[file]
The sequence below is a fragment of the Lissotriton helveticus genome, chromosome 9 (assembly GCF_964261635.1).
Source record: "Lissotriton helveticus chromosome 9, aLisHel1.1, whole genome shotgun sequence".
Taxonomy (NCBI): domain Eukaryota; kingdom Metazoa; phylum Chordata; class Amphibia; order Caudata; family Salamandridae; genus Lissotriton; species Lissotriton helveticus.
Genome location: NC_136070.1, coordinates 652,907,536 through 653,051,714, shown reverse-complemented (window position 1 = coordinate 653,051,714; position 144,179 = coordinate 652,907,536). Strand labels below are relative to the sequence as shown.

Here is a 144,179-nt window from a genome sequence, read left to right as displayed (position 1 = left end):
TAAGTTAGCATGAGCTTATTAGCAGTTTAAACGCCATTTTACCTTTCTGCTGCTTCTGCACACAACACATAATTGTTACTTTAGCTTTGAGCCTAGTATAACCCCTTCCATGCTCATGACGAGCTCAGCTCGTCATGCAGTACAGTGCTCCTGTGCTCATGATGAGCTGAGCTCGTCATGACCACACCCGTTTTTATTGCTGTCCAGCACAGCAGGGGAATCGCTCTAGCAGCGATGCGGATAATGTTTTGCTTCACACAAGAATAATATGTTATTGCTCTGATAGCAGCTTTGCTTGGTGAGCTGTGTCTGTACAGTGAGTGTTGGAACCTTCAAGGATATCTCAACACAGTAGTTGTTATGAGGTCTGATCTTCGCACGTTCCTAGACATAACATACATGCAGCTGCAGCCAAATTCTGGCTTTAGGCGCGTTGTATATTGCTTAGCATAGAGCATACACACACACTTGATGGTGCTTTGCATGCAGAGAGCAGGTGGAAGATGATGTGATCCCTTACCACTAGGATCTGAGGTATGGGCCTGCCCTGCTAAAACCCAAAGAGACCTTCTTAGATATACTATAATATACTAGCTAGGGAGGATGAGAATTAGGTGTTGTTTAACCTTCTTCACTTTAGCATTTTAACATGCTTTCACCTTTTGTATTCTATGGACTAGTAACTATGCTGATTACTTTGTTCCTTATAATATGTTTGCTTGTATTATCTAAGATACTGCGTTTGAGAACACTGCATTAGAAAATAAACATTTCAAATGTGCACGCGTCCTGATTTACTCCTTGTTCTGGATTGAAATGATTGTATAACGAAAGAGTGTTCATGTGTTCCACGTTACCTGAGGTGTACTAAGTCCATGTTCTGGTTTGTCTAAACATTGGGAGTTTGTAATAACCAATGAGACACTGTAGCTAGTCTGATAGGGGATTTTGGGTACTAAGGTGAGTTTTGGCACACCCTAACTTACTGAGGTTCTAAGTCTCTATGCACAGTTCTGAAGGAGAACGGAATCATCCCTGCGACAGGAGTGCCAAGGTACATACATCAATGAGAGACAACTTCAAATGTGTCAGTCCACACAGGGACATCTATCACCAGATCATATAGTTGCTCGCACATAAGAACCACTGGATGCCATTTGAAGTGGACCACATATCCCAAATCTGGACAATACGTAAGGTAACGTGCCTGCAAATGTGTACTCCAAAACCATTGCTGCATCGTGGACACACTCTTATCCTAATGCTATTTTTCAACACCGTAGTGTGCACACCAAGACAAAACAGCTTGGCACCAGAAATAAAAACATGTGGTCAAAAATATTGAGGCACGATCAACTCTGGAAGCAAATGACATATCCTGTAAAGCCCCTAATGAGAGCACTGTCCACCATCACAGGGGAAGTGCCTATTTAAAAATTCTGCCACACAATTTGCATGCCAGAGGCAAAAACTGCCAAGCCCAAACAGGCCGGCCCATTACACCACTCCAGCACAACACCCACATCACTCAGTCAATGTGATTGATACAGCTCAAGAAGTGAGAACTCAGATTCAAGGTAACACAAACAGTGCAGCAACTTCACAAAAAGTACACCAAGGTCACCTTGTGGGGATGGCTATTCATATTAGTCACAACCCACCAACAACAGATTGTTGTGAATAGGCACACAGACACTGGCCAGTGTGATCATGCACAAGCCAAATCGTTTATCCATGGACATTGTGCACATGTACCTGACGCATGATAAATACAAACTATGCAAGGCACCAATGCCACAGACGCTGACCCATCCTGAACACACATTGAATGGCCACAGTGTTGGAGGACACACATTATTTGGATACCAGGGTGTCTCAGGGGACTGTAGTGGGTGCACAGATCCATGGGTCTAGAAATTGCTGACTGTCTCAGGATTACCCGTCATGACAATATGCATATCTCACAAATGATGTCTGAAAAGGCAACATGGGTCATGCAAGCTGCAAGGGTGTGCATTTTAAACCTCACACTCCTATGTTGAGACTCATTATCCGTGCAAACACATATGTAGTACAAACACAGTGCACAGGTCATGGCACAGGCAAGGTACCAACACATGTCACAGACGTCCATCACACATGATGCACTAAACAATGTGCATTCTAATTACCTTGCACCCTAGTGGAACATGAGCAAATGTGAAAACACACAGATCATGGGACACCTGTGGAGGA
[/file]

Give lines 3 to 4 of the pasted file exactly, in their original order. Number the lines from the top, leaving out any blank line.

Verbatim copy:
Taxonomy (NCBI): domain Eukaryota; kingdom Metazoa; phylum Chordata; class Amphibia; order Caudata; family Salamandridae; genus Lissotriton; species Lissotriton helveticus.
Genome location: NC_136070.1, coordinates 652,907,536 through 653,051,714, shown reverse-complemented (window position 1 = coordinate 653,051,714; position 144,179 = coordinate 652,907,536). Strand labels below are relative to the sequence as shown.